Cyclists on Staten Island are getting worked up over a decision by the city Department of Transportation to strip away the bike lanes along Capodanno Boulevard in favor of a bus lane and a parking and turning lane. City officials, including a city councilman, the transportation commissioner, and the Staten Island borough president, have lauded the decision due to concerns that the bike lanes were unsafe and impeded traffic, but bike riders are not so pleased.
Critics say City Hall didn’t consult the community in deciding to remove the bike lanes and accuse Bloomberg of pandering to motorists who are “hostile to anything that slows them down.” They also say removing the bike lanes will increase safety issues by forcing cyclists who ride to the Staten Island Ferry each morning to ride in the dark and in paths occupied with pedestrians, children’s strollers, and inline skaters.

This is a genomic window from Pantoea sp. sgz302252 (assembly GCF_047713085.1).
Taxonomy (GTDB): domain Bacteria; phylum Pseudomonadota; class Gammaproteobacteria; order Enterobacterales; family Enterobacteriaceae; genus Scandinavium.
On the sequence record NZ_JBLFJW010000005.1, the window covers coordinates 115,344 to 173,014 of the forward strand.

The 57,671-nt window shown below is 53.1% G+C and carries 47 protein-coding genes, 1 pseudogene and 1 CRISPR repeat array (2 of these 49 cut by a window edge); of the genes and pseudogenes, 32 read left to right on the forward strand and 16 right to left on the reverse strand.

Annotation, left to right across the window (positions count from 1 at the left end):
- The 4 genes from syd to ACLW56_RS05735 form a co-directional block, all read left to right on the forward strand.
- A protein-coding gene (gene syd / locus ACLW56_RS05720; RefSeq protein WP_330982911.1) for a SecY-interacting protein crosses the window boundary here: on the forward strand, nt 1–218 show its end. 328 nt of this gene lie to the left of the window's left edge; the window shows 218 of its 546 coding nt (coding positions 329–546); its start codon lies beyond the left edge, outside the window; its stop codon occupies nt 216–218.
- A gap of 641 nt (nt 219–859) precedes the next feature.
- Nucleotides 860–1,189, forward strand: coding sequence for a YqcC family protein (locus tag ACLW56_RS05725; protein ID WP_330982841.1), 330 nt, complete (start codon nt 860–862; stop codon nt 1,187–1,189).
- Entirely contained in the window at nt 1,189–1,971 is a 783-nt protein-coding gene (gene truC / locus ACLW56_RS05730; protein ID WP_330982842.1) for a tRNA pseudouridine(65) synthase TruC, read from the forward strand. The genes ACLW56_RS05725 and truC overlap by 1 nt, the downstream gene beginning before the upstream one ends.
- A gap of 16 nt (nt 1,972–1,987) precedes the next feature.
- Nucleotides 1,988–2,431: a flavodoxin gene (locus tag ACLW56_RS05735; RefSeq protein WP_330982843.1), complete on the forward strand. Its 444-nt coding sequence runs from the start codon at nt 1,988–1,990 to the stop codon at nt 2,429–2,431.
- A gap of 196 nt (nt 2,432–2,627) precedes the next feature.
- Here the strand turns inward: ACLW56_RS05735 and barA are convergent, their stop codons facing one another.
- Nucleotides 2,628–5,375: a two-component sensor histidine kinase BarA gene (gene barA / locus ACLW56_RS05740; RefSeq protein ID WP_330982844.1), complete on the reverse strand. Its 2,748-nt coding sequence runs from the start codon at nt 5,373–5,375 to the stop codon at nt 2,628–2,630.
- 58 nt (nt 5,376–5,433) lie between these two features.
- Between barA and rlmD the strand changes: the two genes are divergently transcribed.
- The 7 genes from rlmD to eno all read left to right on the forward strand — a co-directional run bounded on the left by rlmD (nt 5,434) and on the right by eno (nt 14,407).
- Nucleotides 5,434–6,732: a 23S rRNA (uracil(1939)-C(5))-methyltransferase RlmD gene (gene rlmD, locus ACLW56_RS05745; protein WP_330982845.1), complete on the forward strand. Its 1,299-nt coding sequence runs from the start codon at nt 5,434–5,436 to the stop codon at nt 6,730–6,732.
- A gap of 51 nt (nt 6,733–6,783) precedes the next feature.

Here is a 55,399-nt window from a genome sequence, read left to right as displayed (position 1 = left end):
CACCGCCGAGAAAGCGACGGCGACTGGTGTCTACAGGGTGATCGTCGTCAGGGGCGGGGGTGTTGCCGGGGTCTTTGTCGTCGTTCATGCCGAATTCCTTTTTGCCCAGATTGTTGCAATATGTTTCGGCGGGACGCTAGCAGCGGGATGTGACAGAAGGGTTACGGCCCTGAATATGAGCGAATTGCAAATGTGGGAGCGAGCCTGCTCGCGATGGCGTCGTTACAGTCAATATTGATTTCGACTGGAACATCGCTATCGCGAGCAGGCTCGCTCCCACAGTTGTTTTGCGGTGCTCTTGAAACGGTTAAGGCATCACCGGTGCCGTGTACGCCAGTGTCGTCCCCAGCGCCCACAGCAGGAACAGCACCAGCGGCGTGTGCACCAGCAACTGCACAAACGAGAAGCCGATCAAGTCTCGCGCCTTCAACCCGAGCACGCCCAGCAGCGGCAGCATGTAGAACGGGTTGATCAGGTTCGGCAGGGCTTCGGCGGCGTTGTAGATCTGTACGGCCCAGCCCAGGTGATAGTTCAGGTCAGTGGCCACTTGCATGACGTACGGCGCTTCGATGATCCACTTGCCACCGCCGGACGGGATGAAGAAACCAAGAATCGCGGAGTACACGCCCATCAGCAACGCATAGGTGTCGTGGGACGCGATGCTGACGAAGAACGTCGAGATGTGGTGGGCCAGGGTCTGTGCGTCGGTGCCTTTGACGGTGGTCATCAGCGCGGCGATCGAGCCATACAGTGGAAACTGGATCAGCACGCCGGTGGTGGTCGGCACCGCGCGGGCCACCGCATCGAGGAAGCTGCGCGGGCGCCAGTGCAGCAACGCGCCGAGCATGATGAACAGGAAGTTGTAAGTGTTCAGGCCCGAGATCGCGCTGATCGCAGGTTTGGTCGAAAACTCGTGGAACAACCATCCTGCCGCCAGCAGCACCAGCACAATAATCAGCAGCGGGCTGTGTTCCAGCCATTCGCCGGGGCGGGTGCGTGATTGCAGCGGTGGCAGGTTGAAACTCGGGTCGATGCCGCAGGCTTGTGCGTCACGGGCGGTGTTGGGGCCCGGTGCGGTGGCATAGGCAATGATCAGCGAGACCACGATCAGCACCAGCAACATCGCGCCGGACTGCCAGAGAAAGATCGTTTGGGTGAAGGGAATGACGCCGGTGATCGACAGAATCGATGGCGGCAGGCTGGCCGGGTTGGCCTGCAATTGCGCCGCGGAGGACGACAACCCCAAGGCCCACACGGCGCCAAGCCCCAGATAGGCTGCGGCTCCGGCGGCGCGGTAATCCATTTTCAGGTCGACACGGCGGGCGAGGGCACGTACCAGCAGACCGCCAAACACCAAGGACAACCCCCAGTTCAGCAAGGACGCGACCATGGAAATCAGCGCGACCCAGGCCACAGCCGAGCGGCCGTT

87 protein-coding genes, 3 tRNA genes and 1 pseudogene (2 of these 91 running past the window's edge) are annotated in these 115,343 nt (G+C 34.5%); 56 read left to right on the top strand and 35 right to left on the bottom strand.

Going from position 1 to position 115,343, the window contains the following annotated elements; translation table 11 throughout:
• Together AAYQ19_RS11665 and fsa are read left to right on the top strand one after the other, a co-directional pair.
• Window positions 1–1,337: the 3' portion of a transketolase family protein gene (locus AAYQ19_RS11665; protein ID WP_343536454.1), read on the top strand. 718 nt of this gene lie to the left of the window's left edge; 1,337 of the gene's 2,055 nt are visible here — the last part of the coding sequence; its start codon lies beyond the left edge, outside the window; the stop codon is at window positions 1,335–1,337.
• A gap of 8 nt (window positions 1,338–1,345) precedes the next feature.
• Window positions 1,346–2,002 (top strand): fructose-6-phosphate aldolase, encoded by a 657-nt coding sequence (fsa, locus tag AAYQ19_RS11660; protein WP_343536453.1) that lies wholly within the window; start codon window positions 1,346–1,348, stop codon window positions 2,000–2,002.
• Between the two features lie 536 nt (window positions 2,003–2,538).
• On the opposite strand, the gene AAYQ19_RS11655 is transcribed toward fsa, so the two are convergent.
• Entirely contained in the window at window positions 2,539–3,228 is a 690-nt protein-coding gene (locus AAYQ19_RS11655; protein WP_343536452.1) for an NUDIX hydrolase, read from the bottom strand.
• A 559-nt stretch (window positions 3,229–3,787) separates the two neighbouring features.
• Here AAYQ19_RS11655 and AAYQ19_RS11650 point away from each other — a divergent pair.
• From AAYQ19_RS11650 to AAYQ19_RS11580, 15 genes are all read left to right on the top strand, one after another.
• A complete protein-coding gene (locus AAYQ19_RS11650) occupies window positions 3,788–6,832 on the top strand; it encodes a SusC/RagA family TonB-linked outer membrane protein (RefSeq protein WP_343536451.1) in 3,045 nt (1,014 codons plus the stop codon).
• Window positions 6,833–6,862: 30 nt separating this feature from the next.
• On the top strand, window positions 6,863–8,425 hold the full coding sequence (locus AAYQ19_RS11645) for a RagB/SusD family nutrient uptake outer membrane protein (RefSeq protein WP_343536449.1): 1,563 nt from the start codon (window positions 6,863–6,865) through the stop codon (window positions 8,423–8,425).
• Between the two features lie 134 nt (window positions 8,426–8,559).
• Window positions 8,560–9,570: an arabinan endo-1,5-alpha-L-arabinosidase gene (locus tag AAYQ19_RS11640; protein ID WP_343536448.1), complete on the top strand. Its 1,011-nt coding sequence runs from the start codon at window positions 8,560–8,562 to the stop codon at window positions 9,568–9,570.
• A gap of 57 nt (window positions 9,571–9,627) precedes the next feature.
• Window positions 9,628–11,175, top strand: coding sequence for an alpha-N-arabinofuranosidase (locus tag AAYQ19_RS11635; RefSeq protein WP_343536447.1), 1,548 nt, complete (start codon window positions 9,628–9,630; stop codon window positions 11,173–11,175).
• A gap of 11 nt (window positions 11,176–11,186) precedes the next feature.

No word yet on whether Staten Islanders plan to protest the decision, although they may want to take a page from their outer borough brethren. Last year, hipsters in Williamsburg led a “naked bike ride” to protest the city’s removal of a bike lane along Bedford Avenue.
Transportation Alternatives, a “bike and pedestrian advocacy group,” denounced that stunt, saying the focus of the bike lane issue should be about safety. In a statement today, the group also denounced the Staten Island decision, claiming dedicated bike lanes can “decrease crashes for cyclists, pedestrians, and drivers up to 60 percent.”
Last year, Examiner.com tallied up the city’s bike lanes when a Staten Island city councilman claimed there was no neighborhood demand for bike lanes. They found that while Brooklyn and Manhattan have a “whopping” 43 and 36 lanes, respectively, Queens has only 27, and the Bronx merely 14. Of the five boroughs, Staten Island came in last with a paltry 11 bike lanes, “most of which are short and disconnected.”
This article from the Village Voice Archive was posted on November 18, 2010